Flag of the Commonwealth of Australia
Christian based service movement warning about threats to rights and freedom irrespective of the label.
"All that is necessary for the triumph of evil is that good men do nothing"
Edmund Burke
Flag of the Commonwealth of Australia
Home blog.alor.org Newtimes Survey The Cross-Roads Library
OnTarget Archives The Social Crediter Archives NewTimes Survey Archives Brighteon Video Channel Veritas Books

On Target

10 April 1992. Thought for the Week: "The character of the Open Conspiracy will now be plainly displayed. It will have become a great world movement as widespread and evident as socialism or communism. It will largely have taken the place of these movements. It will be more it will be a world religion..."
Well-known writer H.G. Wells, a former Fabian Socialist, in his book, The Open Conspiracy; Blue Print For A World Revolution (1928).


From all parts of Australia come reports of Australian industries being swamped by a flood of imports. The Bendigo daily, The Advertiser, reports that local tomato growers are ploughing in their crops while Australian stores carry tomato products from overseas. Australian pig producers are concerned about pork imports, as are potato growers. The threat of losing the Wills by-election forced Prime Minister Paul Keating to attempt to do a little dialectical two stepping on the burning issue of a tariff policy which has already destroyed industries in Wills and threatens to destroy even more. Keating conveniently forgot that he has condemned the protection of Australian industries for years, claiming that protection was a type of "poison". Now he is suggesting that perhaps, after all, a little "poison" is a good thing.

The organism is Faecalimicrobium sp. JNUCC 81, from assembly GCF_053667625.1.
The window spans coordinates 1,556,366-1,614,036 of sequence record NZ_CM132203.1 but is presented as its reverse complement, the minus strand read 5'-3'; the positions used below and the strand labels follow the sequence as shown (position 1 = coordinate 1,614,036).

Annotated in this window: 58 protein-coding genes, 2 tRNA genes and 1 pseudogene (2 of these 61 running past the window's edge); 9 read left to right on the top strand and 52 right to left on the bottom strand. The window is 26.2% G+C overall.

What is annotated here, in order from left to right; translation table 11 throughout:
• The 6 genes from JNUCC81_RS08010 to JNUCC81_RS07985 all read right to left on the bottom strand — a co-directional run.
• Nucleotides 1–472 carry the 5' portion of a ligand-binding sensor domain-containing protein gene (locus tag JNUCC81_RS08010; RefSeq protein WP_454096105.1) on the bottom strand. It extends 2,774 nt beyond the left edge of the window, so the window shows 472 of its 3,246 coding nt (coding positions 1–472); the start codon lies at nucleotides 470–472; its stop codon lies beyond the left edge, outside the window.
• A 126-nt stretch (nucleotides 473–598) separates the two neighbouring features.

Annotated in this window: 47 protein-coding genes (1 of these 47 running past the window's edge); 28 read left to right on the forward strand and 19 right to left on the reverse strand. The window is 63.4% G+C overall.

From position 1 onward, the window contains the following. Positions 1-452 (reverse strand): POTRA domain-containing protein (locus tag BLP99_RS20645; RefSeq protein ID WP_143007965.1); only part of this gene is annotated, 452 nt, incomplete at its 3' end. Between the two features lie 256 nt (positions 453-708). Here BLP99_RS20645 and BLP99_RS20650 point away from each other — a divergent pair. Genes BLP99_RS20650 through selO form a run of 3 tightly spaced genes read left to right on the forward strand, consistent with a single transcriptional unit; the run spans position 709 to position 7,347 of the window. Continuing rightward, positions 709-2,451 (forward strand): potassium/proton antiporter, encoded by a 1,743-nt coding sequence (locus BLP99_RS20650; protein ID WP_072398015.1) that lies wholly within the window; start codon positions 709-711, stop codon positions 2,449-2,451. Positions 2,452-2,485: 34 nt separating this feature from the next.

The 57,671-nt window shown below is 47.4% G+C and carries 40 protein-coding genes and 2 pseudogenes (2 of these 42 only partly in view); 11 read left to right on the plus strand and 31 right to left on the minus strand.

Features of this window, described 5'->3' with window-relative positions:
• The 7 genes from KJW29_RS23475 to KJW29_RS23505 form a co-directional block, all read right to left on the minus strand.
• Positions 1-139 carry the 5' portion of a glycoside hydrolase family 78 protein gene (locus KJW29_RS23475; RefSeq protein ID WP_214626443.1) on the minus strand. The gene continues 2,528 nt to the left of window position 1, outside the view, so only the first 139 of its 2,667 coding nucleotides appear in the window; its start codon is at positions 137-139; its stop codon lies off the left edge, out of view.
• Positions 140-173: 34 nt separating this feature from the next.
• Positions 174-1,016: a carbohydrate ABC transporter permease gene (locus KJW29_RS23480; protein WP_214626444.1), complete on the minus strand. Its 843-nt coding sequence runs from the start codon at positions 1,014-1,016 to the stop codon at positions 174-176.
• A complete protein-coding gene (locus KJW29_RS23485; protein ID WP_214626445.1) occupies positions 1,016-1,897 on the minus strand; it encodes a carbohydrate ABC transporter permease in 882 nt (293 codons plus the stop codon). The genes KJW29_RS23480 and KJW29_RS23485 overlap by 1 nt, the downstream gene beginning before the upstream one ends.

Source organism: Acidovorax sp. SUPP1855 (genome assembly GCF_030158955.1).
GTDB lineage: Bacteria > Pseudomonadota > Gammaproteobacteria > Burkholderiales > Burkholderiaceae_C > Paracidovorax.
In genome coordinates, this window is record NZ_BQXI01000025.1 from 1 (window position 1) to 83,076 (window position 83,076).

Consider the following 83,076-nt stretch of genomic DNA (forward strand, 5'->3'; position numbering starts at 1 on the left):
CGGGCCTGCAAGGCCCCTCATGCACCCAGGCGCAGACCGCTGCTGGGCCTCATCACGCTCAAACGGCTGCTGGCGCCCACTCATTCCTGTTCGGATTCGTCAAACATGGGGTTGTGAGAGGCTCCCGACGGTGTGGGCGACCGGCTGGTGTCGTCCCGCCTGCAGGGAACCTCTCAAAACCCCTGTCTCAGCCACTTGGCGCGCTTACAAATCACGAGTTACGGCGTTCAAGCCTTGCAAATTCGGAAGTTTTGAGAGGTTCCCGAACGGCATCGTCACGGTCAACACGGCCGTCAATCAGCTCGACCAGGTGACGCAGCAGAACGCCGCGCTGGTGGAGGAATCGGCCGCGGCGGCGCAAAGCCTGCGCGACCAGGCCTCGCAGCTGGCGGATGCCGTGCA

As we have pointed out, the anti-protection programme is a central feature of the overall strategy to "internationalise" the Australian economy. That strategy has its roots in a number of international agreements and declarations, one of the original declarations being the Lima Declaration of 1975. Mr. Rick Farley, of the National Farmers' Federation, who remains silent while cheap imports destroy Australian primary producers, along with others have consistently sought to argue that the Lima Declaration has no relevance to what is taking place today. But in a letter dated January 28th, 1992, a letter from the New Zealand External Relations and Trade Department confirms the reality of an ongoing programme of internationalisation.

While endorsing what we have stated, that "Declarations of this kind have no formal binding legal status": but never the less are 'indications of goals and principles".